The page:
Thursday, June 30, 2011

Where is this history coming from?

Tell me, Representative, at what point in history did government spending cuts lead to economic growth? Your logic doesn't make sense. Period.

Wednesday, June 29, 2011

Blackburn and gay?

Congressman Blackburn and her gay sidekick. The Hillary aide is right on target... passing hatred off as patriotism is just plain sad.

Thursday, June 16, 2011

Blackburn is not the 7th

From the Jackson Sun...

Blackburn, Republicans want to destroy Social Security
11:00 PM, Jun. 15, 2011

Rep. Marsha Blackburn is not one of us. She lives in a Brentwood mansion in Williamson County, one of the wealthiest in the country. She paid her children hundreds of thousands to manage an unopposed campaign. She thinks nothing of spending thousands on opera tickets. When she stoops to visit constituents, it's brief, on short notice and when most people can't attend.

Last year while Nashville was under water and tornadoes ripped through her district wreaking havoc and costing lives, she sponsored "spa day" at a posh D.C. hotel rather than checking on us. She doesn't know what it means to work hard for a living only to make ends meet. She draws a salary of $174,000 a year plus expenses. She won't have to depend on Social Security in her old age. Unlike many of our elderly and sick, she will never have to make a choice between eating and buying her medicine.

No wonder Blackburn co-sponsored Paul Ryan's plan to abolish Medicare and replace it with a "shop-your-own-insurance" voucher. No wonder Blackburn, along with six other Republicans, introduced legislation last week that allows workers to opt out of Social Security.

The SAFE (Savings Account for Every American) Act is anything but safe. Workers would be allowed to take the 6.2 percent they currently contribute to Social Security and throw it to the whims of the market in a privatized account. After 15 years, employers could also privatize their 6.2 percent match.

Reforms are needed to sustain this safety net for the aged and disabled, but diverting monies into privatized accounts means death to Social Security. Social Security will be there for us as it has been for the past 75 years, if we continue to contribute to it. If Blackburn and other GOP culprits get their way, they will destroy Social Security and Medicare for those whose very lives depend on it.

Meryl Rice


Speaking of... this is where you can find our Rep. Blackburn on June 29...

New York Young Republicans Club 99th Annual Dinner
Wednesday, June 29th, 2011
6:30PM – 10:00PM
Manhattan Penthouse – 80 5th Avenue (at 14th Street)

Includes passed hors d’oeuvres, open bar, and three course dinner.

The NYYRC is celebrating our 100 year anniversary! Last year’s annual dinner was our most successful annual dinner to date with over 180 attendees and this year being our 100th anniversary will be bigger and better than ever.

This event will feature Congressman Marsha Blackburn and Monica Crowley as a guest speakers, and Curtis Sliwa as emcee.

Sunday, June 12, 2011

Inspiring, to say the least

One of the first pictures of Rep. Gabrielle Giffords post-shooting...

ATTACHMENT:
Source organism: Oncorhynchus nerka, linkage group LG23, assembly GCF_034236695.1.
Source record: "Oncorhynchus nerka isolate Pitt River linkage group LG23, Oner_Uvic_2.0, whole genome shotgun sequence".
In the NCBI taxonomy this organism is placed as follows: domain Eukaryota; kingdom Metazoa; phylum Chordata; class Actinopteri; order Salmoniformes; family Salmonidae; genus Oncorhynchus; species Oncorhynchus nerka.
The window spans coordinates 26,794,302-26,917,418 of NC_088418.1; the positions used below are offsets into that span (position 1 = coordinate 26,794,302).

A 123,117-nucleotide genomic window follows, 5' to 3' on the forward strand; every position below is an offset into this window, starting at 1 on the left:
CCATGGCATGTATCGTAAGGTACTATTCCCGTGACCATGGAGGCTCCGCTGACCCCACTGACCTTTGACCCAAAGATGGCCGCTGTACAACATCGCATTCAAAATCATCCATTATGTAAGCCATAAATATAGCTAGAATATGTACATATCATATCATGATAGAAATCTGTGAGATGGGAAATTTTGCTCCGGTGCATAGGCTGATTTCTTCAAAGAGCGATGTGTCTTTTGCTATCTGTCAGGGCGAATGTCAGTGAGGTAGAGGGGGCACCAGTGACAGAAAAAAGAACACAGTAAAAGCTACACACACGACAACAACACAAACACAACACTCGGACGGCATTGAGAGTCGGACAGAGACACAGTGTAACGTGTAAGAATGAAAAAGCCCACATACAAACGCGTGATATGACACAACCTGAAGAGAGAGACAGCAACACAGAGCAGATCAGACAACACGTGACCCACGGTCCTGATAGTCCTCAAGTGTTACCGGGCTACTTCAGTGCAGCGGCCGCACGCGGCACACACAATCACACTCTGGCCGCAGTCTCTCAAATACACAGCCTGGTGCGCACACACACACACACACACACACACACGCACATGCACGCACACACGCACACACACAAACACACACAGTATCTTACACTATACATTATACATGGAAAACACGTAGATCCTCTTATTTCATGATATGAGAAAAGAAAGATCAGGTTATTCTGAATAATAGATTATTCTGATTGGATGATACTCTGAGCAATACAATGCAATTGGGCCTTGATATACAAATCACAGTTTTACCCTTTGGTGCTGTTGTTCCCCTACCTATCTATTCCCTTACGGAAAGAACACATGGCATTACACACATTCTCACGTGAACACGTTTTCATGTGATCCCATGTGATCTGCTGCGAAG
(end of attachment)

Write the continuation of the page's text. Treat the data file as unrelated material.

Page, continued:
Thursday, June 2, 2011

Bullshit from Blackburn

The Nashville Scene calls out Blackburn on her stale ideas, and the Tennessean for praising them...

How Serious Is The GOP About Reforming Health Care?
Posted by Brantley Hargrove on Thu, Jun 2, 2011 at 1:41 PM

The answer: Not very serious, if a bill advanced by Rep. Marsha Blackburn is any indication. Read this story to find out why.

But in the meantime, I'll give you the CliffsNotes. Blackburn has proposed a piece of legislation, the Health Care Choice Act, that would mandate that states allow the interstate sale of health insurance — something that's currently illegal. It's the classic GOP free-market argument, the theory being that it would spur competition and drive down prices, thereby decreasing the shamefully massive number of uninsured Americans.

The non-partisan Congressional Budget Office says that's some seriously wishful thinking — or at least it said so back in 2005. That's when Blackburn's bill was essentially proposed before, word-for-word, by Arizona Republican John Shadegg.

We were motivated to write about this by a story in The Tennessean, which proclaimed the bill as "another advance in Blackburn's profile as a policymaker in Congress." Respectfully, we call bullshit. Read on and you'll see why.

First, we got a response from a Blackburn spokesman that didn't make it into the story. When asked about worries that states with fewer insurance regulations would poach healthier people from states with more protections, consequently depleting the counterbalance that keeps rates relatively stable, he said Blackburn's bill has an answer for that. The bill leaves intact state high-risk pools, he said.

The more Pith thought about it, the less satisfactory we found that answer.

For starters, not every state has a high-risk pool. A 2010 Kaiser Family Foundation estimate puts the number at 34, with a paltry 222,000 enrollees. Why is the number so low, you ask? Because they're a well-intentioned but failed experiment. They're too damned expensive, for obvious reasons. What can you expect from an insurance pool composed of nothing but people in various states of disrepair?

Of course, this is all merely a philosophical exercise. There isn't a snowball's chance in hell the Senate will pass a repeal measure, and it could be sometime yet before the U.S. Supreme Court gets its hands on the various legal challenges wending their way through federal district and appeals courts. And don't get us started on that.